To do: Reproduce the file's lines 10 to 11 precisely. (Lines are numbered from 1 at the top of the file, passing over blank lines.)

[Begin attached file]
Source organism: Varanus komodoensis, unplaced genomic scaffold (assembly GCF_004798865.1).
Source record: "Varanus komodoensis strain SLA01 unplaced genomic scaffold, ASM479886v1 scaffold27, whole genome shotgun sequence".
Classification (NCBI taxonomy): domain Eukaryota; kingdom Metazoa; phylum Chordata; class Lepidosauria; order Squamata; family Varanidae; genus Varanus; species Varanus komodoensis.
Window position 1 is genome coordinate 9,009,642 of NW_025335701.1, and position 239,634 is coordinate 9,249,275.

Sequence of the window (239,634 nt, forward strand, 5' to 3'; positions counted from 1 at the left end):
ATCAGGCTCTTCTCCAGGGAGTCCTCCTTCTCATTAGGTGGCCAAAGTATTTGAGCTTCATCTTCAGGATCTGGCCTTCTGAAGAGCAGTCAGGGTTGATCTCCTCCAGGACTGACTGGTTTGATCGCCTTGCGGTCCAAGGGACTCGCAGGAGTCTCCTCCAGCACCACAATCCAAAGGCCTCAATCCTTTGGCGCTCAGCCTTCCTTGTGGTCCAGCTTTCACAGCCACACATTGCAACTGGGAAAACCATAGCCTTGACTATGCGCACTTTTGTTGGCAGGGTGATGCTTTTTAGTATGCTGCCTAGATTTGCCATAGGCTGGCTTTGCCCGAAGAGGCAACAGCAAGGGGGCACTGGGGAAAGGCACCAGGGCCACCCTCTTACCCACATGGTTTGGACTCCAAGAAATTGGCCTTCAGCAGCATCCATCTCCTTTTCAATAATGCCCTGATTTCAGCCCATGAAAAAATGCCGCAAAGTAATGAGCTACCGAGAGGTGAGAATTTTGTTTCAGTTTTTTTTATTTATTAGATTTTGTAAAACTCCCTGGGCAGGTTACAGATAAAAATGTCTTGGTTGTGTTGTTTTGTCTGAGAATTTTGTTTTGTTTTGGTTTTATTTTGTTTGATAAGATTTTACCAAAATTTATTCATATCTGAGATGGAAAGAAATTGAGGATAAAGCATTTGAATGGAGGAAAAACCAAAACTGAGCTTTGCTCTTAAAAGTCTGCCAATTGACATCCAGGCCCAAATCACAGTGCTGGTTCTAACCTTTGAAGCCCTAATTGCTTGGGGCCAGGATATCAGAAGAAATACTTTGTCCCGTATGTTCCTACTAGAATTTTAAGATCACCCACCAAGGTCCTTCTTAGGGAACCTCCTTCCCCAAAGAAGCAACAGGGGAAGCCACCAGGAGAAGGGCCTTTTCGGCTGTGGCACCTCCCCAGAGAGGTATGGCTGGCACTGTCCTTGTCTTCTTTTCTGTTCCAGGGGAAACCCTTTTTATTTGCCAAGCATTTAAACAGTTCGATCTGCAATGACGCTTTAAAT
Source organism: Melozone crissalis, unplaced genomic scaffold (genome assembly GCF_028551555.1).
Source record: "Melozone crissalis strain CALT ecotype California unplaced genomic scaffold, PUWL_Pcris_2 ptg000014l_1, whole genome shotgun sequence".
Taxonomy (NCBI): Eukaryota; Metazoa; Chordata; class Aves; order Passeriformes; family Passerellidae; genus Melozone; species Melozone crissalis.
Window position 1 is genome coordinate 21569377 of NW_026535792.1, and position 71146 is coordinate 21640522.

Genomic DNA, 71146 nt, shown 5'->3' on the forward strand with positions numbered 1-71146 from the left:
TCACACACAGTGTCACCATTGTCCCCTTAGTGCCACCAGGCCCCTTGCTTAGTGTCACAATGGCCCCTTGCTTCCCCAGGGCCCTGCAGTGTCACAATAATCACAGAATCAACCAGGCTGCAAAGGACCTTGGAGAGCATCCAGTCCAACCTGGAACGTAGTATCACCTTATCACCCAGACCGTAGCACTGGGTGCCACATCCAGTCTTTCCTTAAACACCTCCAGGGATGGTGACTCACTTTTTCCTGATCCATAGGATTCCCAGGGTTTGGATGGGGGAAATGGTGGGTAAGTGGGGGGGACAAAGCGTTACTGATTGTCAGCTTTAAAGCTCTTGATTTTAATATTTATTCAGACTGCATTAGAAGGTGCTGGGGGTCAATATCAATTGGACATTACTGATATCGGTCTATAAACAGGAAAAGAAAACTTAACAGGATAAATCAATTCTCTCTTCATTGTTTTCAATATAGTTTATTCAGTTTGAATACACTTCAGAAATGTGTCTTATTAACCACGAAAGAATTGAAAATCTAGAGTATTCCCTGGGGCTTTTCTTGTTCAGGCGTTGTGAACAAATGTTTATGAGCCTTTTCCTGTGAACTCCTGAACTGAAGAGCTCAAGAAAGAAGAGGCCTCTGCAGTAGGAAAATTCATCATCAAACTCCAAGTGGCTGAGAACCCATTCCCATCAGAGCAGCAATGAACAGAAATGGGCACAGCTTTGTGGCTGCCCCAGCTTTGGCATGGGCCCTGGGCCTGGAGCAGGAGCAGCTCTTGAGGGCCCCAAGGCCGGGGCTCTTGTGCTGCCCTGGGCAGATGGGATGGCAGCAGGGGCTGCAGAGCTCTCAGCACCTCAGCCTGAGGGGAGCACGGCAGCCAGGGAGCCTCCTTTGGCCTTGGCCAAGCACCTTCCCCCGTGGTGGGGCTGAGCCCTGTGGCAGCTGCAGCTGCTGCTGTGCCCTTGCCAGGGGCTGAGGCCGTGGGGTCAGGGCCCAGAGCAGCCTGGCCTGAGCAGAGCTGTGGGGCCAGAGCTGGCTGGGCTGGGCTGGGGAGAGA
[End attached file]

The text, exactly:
Window position 1 is genome coordinate 21569377 of NW_026535792.1, and position 71146 is coordinate 21640522.

Genomic DNA, 71146 nt, shown 5'->3' on the forward strand with positions numbered 1-71146 from the left: